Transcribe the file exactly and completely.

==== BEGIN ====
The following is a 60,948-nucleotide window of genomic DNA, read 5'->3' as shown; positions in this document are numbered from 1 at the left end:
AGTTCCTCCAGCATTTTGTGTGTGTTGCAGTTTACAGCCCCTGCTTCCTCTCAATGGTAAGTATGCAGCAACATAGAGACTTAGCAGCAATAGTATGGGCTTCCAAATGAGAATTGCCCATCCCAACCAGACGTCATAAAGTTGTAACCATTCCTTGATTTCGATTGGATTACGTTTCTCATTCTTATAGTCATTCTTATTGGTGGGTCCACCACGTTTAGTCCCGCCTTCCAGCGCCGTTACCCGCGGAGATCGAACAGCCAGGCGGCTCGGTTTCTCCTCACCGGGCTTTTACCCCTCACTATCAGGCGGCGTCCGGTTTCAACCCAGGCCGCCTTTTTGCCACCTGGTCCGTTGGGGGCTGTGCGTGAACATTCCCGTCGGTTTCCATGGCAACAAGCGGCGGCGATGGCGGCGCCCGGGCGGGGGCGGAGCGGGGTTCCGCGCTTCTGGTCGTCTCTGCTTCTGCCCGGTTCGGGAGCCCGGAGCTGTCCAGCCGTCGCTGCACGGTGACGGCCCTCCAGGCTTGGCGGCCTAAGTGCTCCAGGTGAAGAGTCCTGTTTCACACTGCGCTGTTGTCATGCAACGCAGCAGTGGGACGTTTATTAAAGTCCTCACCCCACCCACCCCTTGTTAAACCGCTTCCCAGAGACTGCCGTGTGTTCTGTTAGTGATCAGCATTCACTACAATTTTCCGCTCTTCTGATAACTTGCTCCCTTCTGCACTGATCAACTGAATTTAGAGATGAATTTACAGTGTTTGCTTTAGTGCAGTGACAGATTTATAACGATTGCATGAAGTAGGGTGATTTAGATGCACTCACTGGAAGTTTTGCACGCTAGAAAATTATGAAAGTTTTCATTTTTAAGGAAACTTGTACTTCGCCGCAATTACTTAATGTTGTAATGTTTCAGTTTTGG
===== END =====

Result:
The following is a 60,948-nucleotide window of genomic DNA, read 5'->3' as shown; positions in this document are numbered from 1 at the left end:
AGTTCCTCCAGCATTTTGTGTGTGTTGCAGTTTACAGCCCCTGCTTCCTCTCAATGGTAAGTATGCAGCAACATAGAGACTTAGCAGCAATAGTATGGGCTTCCAAATGAGAATTGCCCATCCCAACCAGACGTCATAAAGTTGTAACCATTCCTTGATTTCGATTGGATTACGTTTCTCATTCTTATAGTCATTCTTATTGGTGGGTCCACCACGTTTAGTCCCGCCTTCCAGCGCCGTTACCCGCGGAGATCGAACAGCCAGGCGGCTCGGTTTCTCCTCACCGGGCTTTTACCCCTCACTATCAGGCGGCGTCCGGTTTCAACCCAGGCCGCCTTTTTGCCACCTGGTCCGTTGGGGGCTGTGCGTGAACATTCCCGTCGGTTTCCATGGCAACAAGCGGCGGCGATGGCGGCGCCCGGGCGGGGGCGGAGCGGGGTTCCGCGCTTCTGGTCGTCTCTGCTTCTGCCCGGTTCGGGAGCCCGGAGCTGTCCAGCCGTCGCTGCACGGTGACGGCCCTCCAGGCTTGGCGGCCTAAGTGCTCCAGGTGAAGAGTCCTGTTTCACACTGCGCTGTTGTCATGCAACGCAGCAGTGGGACGTTTATTAAAGTCCTCACCCCACCCACCCCTTGTTAAACCGCTTCCCAGAGACTGCCGTGTGTTCTGTTAGTGATCAGCATTCACTACAATTTTCCGCTCTTCTGATAACTTGCTCCCTTCTGCACTGATCAACTGAATTTAGAGATGAATTTACAGTGTTTGCTTTAGTGCAGTGACAGATTTATAACGATTGCATGAAGTAGGGTGATTTAGATGCACTCACTGGAAGTTTTGCACGCTAGAAAATTATGAAAGTTTTCATTTTTAAGGAAACTTGTACTTCGCCGCAATTACTTAATGTTGTAATGTTTCAGTTTTGG